Jump to content

Welcome to RennTech.org Community, Guest

There are many great features available to you once you register at RennTech.org
You are free to view posts here, but you must log in to reply to existing posts, or to start your own new topic. Like most online communities, there are costs involved to maintain a site like this - so we encourage our members to donate. All donations go to the costs operating and maintaining this site. We prefer that guests take part in our community and we offer a lot in return to those willing to join our corner of the Porsche world. This site is 99 percent member supported (less than 1 percent comes from advertising) - so please consider an annual donation to keep this site running.

Here are some of the features available - once you register at RennTech.org

  • View Classified Ads
  • DIY Tutorials
  • Porsche TSB Listings (limited)
  • VIN Decoder
  • Special Offers
  • OBD II P-Codes
  • Paint Codes
  • Registry
  • Videos System
  • View Reviews
  • and get rid of this welcome message

It takes just a few minutes to register, and it's FREE

Contributing Members also get these additional benefits:
(you become a Contributing Member by donating money to the operation of this site)

  • No ads - advertisements are removed
  • Access the Contributors Only Forum
  • Contributing Members Only Downloads
  • Send attachments with PMs
  • All image/file storage limits are substantially increased for all Contributing Members
  • Option Codes Lookup
  • VIN Option Lookups (limited)

Replacing O2 after cat sensors on a 2001 996 c2

Recommended Posts

Check out post #49 of the following thread:


You can buy those o2 post-cats on Amazon for around $100 each (OEM Bosch). You will need an o2 sensor wrench (or a 22mm open faced wrench if I recall which I found to be a lot better). Replacement is pretty easy. Take off the air filter housing in the engine compartment to access where these plug into the computer. You should be able to unscrew them from the cat from the engine compartment, if I recall (I think I did the pre-cats from underneath the car if I remember). The only tricky part is you have to feel and can't really see from doing it from above in the engine compartment.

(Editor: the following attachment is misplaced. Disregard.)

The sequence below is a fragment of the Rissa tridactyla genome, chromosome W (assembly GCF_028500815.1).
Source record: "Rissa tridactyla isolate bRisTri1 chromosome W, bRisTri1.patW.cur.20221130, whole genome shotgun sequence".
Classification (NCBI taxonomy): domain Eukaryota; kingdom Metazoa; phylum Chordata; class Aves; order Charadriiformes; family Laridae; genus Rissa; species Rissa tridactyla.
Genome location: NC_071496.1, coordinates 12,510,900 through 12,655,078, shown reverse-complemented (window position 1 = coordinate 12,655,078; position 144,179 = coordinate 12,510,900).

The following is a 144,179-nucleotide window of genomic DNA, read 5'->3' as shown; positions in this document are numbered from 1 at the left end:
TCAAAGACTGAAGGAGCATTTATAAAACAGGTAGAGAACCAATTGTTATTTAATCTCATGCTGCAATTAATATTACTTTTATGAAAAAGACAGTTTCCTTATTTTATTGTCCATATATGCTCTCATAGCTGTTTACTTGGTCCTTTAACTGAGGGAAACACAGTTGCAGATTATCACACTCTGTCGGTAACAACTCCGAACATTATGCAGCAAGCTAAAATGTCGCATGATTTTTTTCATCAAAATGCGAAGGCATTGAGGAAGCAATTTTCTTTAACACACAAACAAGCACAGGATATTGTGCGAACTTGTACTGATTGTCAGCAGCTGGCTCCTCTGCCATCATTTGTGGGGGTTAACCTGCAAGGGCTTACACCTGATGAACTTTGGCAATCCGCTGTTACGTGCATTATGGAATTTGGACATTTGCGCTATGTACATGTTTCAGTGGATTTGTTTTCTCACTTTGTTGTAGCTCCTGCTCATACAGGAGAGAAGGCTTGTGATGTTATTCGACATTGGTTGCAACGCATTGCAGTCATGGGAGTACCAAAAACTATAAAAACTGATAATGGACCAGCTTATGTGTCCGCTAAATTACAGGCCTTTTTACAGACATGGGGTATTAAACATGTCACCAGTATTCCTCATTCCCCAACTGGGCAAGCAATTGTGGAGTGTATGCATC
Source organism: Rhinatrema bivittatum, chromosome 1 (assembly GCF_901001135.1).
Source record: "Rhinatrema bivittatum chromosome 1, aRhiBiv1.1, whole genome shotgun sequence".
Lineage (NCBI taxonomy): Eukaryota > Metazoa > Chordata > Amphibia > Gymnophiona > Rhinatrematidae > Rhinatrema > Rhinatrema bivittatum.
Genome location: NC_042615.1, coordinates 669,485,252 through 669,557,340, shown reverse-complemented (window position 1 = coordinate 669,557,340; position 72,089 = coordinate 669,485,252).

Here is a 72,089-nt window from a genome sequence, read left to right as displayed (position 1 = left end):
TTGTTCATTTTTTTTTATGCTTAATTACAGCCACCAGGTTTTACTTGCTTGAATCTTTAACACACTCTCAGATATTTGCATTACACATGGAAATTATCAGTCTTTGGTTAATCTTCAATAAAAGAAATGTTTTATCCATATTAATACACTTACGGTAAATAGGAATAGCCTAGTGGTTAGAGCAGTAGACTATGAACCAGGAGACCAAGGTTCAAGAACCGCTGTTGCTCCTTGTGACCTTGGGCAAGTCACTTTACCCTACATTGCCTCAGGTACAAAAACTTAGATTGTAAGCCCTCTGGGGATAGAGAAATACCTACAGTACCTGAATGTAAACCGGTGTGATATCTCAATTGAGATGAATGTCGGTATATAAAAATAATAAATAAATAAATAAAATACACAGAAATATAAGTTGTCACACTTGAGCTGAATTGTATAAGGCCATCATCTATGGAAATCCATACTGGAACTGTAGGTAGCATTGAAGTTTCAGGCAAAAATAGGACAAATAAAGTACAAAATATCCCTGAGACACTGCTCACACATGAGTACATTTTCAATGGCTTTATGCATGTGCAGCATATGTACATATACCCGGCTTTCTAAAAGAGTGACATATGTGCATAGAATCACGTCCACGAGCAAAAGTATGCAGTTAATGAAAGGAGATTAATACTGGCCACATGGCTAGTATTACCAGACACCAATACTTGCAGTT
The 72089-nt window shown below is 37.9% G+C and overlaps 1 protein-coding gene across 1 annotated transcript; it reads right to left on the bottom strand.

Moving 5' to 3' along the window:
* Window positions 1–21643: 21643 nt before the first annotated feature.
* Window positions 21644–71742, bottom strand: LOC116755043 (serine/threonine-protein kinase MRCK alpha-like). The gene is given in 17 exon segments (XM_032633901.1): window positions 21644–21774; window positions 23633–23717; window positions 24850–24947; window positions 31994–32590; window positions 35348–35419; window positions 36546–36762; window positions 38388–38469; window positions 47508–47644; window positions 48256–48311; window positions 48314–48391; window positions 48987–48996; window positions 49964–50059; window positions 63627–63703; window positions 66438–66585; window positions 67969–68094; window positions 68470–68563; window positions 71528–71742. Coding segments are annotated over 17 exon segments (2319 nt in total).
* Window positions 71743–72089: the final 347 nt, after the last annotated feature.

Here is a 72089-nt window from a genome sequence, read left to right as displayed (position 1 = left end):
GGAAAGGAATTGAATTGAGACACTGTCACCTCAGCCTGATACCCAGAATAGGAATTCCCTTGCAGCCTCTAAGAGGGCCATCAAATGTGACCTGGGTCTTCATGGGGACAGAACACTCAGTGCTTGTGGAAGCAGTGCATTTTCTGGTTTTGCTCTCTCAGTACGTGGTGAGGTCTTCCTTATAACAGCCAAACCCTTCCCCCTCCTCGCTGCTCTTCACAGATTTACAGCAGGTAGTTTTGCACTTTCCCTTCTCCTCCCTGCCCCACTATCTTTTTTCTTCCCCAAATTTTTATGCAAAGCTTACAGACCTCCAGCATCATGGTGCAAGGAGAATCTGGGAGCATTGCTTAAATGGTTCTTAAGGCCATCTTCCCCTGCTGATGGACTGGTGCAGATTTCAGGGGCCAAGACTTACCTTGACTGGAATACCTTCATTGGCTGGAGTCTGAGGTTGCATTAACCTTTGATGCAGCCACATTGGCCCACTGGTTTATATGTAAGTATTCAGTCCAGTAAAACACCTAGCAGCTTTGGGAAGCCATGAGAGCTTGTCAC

Conceptually you will find it's a very simple job. The hardest part is there's not a lot of room to work in there and the post cat is sitting on top of the cat's drum which makes it a little ways up there in the exhaust.

Post back and let us know how it goes.

Edited by Silver_TT
Link to comment
Share on other sites

This was an easy job. This took an hour to complete and that included a trip to Autozone to get the special O2 Sensor wrench. The dealer wanted $900+ to do and they quoted 3 hrs to complete. It was tight and getting things to line up blind was a bit of a challenge. Any way after a quick 10 mile run with no CEL, I stopped at the Ferrari store where there are 2 F40's, 1 F50 ($1 mil) and an Enzo ($2 mil), there were of course, lesser 599's F430's and the like.

Link to comment
Share on other sites

Good job! Hope the information I pointed you to saved you some time. It is tight indeed and if it weren't for this it would be a 15 minute job tops. If you ever have to do it again I bet you can do it just half the time...... definitely not a 3 hour job to do for sure.

Link to comment
Share on other sites

Join the conversation

You can post now and register later. If you have an account, sign in now to post with your account.

Reply to this topic...

×   Pasted as rich text.   Paste as plain text instead

  Only 75 emoji are allowed.

×   Your link has been automatically embedded.   Display as a link instead

×   Your previous content has been restored.   Clear editor

×   You cannot paste images directly. Upload or insert images from URL.

  • Create New...

Important Information

We have placed cookies on your device to help make this website better. You can adjust your cookie settings, otherwise we'll assume you're okay to continue.